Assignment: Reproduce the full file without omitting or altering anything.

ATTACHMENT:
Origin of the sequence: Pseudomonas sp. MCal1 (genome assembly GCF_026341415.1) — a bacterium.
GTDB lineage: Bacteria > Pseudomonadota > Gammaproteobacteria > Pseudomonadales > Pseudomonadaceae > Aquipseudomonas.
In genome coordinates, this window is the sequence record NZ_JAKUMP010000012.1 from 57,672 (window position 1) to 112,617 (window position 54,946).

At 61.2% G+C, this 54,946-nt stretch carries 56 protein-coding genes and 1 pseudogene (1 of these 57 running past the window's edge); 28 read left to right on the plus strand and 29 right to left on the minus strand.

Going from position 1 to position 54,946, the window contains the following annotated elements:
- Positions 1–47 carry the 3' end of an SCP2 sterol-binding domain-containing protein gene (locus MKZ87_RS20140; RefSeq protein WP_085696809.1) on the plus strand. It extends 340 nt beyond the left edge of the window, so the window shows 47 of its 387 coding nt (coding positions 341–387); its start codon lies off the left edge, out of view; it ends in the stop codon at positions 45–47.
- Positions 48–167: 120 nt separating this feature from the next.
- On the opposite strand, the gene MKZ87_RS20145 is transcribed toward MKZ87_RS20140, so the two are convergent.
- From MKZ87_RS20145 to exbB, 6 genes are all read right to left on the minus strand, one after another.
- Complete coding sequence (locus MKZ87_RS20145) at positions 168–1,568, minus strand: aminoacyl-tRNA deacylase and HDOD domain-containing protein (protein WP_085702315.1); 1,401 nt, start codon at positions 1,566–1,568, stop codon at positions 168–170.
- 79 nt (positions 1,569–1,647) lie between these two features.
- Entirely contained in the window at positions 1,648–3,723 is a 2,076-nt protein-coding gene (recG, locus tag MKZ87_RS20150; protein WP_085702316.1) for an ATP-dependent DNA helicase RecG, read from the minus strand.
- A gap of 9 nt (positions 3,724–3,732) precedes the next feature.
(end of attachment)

Origin of the sequence: Pseudomonas sp. MCal1 (genome assembly GCF_026341415.1) — a bacterium.
GTDB lineage: Bacteria > Pseudomonadota > Gammaproteobacteria > Pseudomonadales > Pseudomonadaceae > Aquipseudomonas.
In genome coordinates, this window is the sequence record NZ_JAKUMP010000012.1 from 57,672 (window position 1) to 112,617 (window position 54,946).

At 61.2% G+C, this 54,946-nt stretch carries 56 protein-coding genes and 1 pseudogene (1 of these 57 running past the window's edge); 28 read left to right on the plus strand and 29 right to left on the minus strand.

Going from position 1 to position 54,946, the window contains the following annotated elements:
- Positions 1–47 carry the 3' end of an SCP2 sterol-binding domain-containing protein gene (locus MKZ87_RS20140; RefSeq protein WP_085696809.1) on the plus strand. It extends 340 nt beyond the left edge of the window, so the window shows 47 of its 387 coding nt (coding positions 341–387); its start codon lies off the left edge, out of view; it ends in the stop codon at positions 45–47.
- Positions 48–167: 120 nt separating this feature from the next.
- On the opposite strand, the gene MKZ87_RS20145 is transcribed toward MKZ87_RS20140, so the two are convergent.
- From MKZ87_RS20145 to exbB, 6 genes are all read right to left on the minus strand, one after another.
- Complete coding sequence (locus MKZ87_RS20145) at positions 168–1,568, minus strand: aminoacyl-tRNA deacylase and HDOD domain-containing protein (protein WP_085702315.1); 1,401 nt, start codon at positions 1,566–1,568, stop codon at positions 168–170.
- 79 nt (positions 1,569–1,647) lie between these two features.
- Entirely contained in the window at positions 1,648–3,723 is a 2,076-nt protein-coding gene (recG, locus tag MKZ87_RS20150; protein WP_085702316.1) for an ATP-dependent DNA helicase RecG, read from the minus strand.
- A gap of 9 nt (positions 3,724–3,732) precedes the next feature.